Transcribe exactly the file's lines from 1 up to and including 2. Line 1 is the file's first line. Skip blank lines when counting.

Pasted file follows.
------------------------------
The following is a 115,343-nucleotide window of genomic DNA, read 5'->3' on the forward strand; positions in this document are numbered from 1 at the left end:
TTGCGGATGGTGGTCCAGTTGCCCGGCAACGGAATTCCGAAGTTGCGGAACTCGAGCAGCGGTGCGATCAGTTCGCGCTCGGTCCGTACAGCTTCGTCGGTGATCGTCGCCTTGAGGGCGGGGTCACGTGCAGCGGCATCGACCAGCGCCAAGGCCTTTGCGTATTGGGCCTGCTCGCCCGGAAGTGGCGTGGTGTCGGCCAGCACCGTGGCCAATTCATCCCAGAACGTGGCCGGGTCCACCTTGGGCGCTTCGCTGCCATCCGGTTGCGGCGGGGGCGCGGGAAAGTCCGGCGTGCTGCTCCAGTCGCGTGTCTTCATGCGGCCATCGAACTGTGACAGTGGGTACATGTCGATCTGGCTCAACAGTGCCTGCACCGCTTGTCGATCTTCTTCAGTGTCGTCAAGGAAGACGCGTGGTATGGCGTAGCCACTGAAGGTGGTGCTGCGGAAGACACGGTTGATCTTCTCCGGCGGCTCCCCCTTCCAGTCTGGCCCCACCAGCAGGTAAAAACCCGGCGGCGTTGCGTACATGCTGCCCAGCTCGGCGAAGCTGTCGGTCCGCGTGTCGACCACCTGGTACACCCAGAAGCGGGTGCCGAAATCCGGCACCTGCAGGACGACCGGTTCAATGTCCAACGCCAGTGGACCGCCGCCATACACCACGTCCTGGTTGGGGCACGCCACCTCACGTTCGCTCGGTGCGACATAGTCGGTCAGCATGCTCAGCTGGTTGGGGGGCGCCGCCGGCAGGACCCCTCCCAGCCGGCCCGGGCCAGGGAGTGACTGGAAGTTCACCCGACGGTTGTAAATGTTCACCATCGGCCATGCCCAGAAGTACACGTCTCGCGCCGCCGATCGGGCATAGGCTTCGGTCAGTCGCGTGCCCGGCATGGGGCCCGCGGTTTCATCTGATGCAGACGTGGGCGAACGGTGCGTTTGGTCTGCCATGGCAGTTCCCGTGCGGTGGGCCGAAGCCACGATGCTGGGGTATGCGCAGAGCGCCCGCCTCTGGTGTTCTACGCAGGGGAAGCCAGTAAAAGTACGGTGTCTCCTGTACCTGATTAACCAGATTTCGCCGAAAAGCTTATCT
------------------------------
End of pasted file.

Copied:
The following is a 115,343-nucleotide window of genomic DNA, read 5'->3' on the forward strand; positions in this document are numbered from 1 at the left end:
TTGCGGATGGTGGTCCAGTTGCCCGGCAACGGAATTCCGAAGTTGCGGAACTCGAGCAGCGGTGCGATCAGTTCGCGCTCGGTCCGTACAGCTTCGTCGGTGATCGTCGCCTTGAGGGCGGGGTCACGTGCAGCGGCATCGACCAGCGCCAAGGCCTTTGCGTATTGGGCCTGCTCGCCCGGAAGTGGCGTGGTGTCGGCCAGCACCGTGGCCAATTCATCCCAGAACGTGGCCGGGTCCACCTTGGGCGCTTCGCTGCCATCCGGTTGCGGCGGGGGCGCGGGAAAGTCCGGCGTGCTGCTCCAGTCGCGTGTCTTCATGCGGCCATCGAACTGTGACAGTGGGTACATGTCGATCTGGCTCAACAGTGCCTGCACCGCTTGTCGATCTTCTTCAGTGTCGTCAAGGAAGACGCGTGGTATGGCGTAGCCACTGAAGGTGGTGCTGCGGAAGACACGGTTGATCTTCTCCGGCGGCTCCCCCTTCCAGTCTGGCCCCACCAGCAGGTAAAAACCCGGCGGCGTTGCGTACATGCTGCCCAGCTCGGCGAAGCTGTCGGTCCGCGTGTCGACCACCTGGTACACCCAGAAGCGGGTGCCGAAATCCGGCACCTGCAGGACGACCGGTTCAATGTCCAACGCCAGTGGACCGCCGCCATACACCACGTCCTGGTTGGGGCACGCCACCTCACGTTCGCTCGGTGCGACATAGTCGGTCAGCATGCTCAGCTGGTTGGGGGGCGCCGCCGGCAGGACCCCTCCCAGCCGGCCCGGGCCAGGGAGTGACTGGAAGTTCACCCGACGGTTGTAAATGTTCACCATCGGCCATGCCCAGAAGTACACGTCTCGCGCCGCCGATCGGGCATAGGCTTCGGTCAGTCGCGTGCCCGGCATGGGGCCCGCGGTTTCATCTGATGCAGACGTGGGCGAACGGTGCGTTTGGTCTGCCATGGCAGTTCCCGTGCGGTGGGCCGAAGCCACGATGCTGGGGTATGCGCAGAGCGCCCGCCTCTGGTGTTCTACGCAGGGGAAGCCAGTAAAAGTACGGTGTCTCCTGTACCTGATTAACCAGATTTCGCCGAAAAGCTTATCT